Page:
Rigzone recently spoke to representatives of API's founding partners: Chevron, ACCD, the Claude Worthington Benedum Foundation and RAND Corp. Read on for their perspectives on the initiative.
Since its formation more than 60 years ago, RAND Corporation has grown into a multinational think tank that studies topics ranging from energy and education to international and military affairs. As a Pittsburgh-based sociologist with RAND, Gabriella Gonzalez will be paying close attention to how well the Appalachia Partnership Initiative (API) is accomplishing its goal of bridging the region's skills gap.
Rigzone's conversation with Gonzalez follows.
Rigzone: Please outline RAND's role in the Appalachia Partnership Initiative.
Gonzalez: We will work with Chevron and the other founding partners to benchmark and track the efforts of programs sponsored by the initiative. We will work collaboratively with the partners to provide regular reports to the public on regional economic, education, workforce, and environmental indicators related to energy.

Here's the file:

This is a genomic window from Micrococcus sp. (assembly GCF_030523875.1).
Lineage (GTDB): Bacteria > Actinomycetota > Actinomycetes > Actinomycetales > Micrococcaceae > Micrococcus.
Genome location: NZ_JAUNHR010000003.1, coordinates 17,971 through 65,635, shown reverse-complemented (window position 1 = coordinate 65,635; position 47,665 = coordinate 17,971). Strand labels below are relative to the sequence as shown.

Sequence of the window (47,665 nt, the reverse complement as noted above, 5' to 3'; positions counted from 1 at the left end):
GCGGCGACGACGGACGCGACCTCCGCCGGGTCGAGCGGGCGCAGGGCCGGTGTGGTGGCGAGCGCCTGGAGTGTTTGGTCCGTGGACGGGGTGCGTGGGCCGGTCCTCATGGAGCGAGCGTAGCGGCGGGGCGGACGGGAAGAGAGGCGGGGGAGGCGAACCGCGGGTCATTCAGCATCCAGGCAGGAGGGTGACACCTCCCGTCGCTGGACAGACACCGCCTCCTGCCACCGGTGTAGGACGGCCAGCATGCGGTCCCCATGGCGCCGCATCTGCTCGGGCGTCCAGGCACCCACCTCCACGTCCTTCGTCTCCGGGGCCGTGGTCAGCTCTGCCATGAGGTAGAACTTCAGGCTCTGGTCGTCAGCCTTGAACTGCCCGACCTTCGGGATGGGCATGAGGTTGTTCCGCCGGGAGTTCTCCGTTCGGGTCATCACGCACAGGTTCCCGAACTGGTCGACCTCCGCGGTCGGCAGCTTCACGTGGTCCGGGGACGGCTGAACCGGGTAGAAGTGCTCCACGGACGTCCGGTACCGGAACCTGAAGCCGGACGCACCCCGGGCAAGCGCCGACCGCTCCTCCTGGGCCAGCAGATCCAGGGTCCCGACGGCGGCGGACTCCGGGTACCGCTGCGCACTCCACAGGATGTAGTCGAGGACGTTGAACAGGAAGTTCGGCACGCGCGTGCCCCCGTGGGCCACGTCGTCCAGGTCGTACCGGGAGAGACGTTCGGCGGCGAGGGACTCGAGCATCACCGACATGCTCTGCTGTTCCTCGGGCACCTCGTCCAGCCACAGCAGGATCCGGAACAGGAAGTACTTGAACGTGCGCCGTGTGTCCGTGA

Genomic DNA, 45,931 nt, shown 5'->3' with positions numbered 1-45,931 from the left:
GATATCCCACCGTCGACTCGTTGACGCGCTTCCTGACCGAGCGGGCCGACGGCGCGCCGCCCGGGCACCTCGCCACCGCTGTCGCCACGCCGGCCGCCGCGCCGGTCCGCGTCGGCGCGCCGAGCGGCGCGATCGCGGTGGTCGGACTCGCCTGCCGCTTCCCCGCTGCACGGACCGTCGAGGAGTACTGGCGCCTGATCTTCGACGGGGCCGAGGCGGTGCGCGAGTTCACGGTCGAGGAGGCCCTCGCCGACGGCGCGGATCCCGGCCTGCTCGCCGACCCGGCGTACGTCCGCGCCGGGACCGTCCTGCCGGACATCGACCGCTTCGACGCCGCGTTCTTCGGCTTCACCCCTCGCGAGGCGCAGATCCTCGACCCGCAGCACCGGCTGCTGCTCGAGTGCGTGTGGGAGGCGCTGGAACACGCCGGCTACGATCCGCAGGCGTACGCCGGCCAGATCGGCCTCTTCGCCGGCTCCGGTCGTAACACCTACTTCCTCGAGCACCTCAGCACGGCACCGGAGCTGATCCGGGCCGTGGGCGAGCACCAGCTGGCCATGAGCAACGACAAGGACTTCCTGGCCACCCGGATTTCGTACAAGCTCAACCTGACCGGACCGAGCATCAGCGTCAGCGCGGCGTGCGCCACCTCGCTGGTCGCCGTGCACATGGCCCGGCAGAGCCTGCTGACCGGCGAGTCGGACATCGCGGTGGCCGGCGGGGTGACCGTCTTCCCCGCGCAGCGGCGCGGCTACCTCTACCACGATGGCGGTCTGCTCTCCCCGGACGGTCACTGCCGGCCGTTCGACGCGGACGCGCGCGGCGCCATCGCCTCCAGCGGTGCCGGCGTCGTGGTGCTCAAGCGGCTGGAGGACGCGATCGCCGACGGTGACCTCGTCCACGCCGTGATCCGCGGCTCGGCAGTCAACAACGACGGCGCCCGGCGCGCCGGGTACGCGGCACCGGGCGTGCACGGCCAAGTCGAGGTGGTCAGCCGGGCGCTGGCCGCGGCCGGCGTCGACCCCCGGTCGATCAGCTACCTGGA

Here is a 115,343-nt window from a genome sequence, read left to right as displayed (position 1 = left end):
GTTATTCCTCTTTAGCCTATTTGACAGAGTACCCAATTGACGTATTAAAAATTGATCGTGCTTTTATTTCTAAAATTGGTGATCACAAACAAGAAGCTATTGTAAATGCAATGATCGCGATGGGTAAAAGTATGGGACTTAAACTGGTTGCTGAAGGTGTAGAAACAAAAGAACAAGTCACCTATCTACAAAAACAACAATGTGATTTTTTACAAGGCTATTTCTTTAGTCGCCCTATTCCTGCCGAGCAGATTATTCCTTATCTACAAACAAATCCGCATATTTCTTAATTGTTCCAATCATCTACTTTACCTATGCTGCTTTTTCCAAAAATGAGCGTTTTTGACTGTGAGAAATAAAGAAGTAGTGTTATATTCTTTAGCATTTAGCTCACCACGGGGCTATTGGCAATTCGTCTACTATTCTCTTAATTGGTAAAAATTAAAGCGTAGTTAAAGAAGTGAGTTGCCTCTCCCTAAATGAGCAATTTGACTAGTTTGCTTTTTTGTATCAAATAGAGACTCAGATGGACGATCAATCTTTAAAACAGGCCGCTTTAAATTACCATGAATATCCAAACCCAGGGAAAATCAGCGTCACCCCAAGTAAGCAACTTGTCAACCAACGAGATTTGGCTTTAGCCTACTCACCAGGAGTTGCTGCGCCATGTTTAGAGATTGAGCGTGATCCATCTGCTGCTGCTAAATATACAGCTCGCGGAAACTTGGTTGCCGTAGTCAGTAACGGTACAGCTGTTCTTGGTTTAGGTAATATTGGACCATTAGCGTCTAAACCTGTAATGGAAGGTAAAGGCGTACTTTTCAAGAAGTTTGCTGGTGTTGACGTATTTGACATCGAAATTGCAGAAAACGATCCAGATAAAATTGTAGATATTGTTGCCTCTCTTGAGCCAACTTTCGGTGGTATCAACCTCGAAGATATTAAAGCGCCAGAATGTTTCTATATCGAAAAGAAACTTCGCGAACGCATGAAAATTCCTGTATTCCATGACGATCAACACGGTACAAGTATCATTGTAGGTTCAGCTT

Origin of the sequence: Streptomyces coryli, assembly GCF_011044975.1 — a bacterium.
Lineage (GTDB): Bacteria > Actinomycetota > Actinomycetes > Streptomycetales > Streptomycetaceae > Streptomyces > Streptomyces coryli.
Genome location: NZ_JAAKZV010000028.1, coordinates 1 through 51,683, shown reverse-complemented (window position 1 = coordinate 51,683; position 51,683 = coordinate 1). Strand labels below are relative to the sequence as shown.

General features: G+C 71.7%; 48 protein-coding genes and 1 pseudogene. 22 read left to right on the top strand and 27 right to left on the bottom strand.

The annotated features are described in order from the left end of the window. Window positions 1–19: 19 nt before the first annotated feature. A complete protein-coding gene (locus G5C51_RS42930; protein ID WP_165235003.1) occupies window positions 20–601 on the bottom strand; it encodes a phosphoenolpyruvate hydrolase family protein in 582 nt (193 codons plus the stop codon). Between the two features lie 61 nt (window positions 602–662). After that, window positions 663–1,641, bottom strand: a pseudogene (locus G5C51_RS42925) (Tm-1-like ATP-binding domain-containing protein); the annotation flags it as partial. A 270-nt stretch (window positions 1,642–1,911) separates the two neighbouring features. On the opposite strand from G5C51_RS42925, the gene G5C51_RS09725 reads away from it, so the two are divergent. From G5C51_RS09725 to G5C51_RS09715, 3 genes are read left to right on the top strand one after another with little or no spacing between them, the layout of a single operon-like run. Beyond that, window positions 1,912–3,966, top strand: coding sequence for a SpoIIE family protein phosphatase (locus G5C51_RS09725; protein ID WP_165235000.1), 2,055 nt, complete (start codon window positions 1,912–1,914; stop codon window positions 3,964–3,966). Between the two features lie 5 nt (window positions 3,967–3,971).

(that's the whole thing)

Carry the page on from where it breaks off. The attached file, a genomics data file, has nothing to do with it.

RAND will also provide guidance to the other partners on how to track the progress of each STEM education and workforce development initiative or program sponsored by the initiative to ensure those activities are meeting each of their goals—and the broader needs of our community.
In addition, we will undertake a three-year evaluation of Project Lead the Way to understand the extent to which that program is improving the education and potential employment success of students that participate in it. Results from that analysis will be available to the public in 2018.
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